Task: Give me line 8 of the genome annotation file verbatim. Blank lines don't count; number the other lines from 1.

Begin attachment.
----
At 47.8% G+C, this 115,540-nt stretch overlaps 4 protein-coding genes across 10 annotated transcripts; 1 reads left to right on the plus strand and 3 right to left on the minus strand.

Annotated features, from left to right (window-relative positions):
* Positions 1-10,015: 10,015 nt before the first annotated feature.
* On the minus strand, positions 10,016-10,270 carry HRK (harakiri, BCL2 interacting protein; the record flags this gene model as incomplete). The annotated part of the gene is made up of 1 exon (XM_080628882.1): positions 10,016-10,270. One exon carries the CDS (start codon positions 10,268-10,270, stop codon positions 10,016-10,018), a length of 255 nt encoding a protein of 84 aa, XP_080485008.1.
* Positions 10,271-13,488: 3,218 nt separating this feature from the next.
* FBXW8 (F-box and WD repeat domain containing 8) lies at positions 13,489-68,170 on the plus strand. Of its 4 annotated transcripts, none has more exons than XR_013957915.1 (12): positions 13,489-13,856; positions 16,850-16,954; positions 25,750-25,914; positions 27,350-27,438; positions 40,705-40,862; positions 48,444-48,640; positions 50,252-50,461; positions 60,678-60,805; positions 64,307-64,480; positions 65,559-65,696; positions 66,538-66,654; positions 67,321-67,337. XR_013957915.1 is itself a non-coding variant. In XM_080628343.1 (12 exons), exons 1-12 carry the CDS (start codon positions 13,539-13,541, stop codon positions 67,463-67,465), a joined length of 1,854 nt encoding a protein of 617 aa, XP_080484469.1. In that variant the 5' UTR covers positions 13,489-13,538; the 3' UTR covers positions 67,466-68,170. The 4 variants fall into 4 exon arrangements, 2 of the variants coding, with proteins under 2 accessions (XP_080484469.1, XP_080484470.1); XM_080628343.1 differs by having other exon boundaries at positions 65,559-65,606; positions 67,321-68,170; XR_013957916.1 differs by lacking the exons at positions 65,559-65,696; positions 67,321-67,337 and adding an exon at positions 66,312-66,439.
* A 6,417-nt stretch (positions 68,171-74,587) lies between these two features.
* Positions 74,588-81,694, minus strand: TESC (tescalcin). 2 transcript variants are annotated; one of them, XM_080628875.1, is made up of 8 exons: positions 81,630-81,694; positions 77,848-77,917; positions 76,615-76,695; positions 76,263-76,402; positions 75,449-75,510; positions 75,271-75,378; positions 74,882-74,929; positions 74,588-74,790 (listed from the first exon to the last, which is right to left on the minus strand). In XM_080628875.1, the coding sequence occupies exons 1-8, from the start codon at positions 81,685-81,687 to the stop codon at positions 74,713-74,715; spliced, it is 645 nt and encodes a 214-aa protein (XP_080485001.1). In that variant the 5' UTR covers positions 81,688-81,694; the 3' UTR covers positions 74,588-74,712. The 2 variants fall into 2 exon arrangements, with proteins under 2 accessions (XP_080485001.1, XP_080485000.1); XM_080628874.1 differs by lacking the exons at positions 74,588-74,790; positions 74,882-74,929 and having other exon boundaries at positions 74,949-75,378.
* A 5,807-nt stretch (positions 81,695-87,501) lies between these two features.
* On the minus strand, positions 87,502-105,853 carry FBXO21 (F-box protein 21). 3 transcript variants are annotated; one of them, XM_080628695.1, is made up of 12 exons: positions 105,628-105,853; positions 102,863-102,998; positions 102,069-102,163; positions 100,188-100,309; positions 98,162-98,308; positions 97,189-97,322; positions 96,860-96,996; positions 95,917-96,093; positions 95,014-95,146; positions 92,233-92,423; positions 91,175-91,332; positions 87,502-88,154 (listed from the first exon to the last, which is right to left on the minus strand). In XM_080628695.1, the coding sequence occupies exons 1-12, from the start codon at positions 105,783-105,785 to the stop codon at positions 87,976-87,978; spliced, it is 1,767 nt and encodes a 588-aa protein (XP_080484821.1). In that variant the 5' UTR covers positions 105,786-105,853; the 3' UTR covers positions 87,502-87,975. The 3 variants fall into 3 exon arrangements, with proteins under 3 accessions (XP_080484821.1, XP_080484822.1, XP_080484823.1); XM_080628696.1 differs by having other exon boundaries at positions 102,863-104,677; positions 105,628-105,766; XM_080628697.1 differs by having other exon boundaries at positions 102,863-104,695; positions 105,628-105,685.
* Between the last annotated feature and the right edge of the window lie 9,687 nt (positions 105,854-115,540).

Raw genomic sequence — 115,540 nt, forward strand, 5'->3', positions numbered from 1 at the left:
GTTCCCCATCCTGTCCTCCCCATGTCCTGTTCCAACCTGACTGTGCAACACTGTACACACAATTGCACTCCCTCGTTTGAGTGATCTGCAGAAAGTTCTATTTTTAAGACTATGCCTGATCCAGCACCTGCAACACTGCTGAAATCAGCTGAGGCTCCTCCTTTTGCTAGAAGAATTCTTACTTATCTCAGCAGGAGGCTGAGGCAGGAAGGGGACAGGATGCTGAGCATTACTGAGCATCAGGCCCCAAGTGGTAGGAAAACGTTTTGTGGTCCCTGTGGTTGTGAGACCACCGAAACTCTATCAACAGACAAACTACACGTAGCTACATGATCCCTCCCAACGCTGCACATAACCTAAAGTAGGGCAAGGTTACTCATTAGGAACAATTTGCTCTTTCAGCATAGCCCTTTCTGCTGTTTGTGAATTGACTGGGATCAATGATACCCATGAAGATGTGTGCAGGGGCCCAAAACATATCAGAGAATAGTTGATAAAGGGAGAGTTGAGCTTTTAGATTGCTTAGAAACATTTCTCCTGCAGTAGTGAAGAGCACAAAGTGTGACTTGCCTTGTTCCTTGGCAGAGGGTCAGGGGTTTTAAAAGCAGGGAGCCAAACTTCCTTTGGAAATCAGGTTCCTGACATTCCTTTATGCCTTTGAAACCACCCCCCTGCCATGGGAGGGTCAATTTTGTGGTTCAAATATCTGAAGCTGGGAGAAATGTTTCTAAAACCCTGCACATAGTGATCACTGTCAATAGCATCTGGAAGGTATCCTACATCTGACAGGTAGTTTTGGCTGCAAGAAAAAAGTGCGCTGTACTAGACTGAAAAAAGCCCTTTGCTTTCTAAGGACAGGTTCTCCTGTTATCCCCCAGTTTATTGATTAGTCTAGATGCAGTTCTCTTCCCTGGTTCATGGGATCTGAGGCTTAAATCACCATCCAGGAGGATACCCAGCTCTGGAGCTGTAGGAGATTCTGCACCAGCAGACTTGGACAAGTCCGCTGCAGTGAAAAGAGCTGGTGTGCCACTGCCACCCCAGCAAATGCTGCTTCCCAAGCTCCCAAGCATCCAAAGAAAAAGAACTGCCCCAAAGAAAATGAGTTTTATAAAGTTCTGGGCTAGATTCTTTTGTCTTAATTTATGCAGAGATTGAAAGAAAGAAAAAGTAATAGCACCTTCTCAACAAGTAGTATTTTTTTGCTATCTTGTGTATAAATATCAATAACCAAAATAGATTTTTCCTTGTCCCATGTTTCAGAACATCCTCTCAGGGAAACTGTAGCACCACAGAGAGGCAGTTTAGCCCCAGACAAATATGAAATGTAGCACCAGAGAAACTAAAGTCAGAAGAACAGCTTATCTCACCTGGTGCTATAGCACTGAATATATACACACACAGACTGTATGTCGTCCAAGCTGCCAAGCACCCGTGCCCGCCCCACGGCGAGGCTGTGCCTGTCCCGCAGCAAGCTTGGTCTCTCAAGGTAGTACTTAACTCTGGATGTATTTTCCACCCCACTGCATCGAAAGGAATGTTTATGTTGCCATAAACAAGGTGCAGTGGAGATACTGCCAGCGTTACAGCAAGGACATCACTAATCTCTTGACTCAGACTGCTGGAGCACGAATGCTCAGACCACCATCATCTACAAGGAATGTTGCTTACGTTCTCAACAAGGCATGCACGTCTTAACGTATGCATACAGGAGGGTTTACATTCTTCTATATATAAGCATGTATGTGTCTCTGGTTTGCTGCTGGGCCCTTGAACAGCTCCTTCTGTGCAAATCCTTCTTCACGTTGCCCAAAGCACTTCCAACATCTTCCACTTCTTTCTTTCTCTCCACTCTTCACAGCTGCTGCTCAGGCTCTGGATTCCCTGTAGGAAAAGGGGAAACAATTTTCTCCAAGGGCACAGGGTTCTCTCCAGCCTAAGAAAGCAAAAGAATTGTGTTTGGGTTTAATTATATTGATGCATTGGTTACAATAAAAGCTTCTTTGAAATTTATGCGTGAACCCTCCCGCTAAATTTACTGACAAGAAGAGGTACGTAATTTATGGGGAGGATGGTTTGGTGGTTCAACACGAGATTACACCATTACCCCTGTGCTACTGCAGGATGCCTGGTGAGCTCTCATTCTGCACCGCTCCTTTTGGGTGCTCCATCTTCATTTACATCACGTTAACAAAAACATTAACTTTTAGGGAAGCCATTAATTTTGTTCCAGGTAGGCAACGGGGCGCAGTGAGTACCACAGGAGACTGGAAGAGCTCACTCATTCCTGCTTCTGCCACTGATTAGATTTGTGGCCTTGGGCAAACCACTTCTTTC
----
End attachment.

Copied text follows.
* Positions 74,588-81,694, minus strand: TESC (tescalcin). 2 transcript variants are annotated; one of them, XM_080628875.1, is made up of 8 exons: positions 81,630-81,694; positions 77,848-77,917; positions 76,615-76,695; positions 76,263-76,402; positions 75,449-75,510; positions 75,271-75,378; positions 74,882-74,929; positions 74,588-74,790 (listed from the first exon to the last, which is right to left on the minus strand). In XM_080628875.1, the coding sequence occupies exons 1-8, from the start codon at positions 81,685-81,687 to the stop codon at positions 74,713-74,715; spliced, it is 645 nt and encodes a 214-aa protein (XP_080485001.1). In that variant the 5' UTR covers positions 81,688-81,694; the 3' UTR covers positions 74,588-74,712. The 2 variants fall into 2 exon arrangements, with proteins under 2 accessions (XP_080485001.1, XP_080485000.1); XM_080628874.1 differs by lacking the exons at positions 74,588-74,790; positions 74,882-74,929 and having other exon boundaries at positions 74,949-75,378.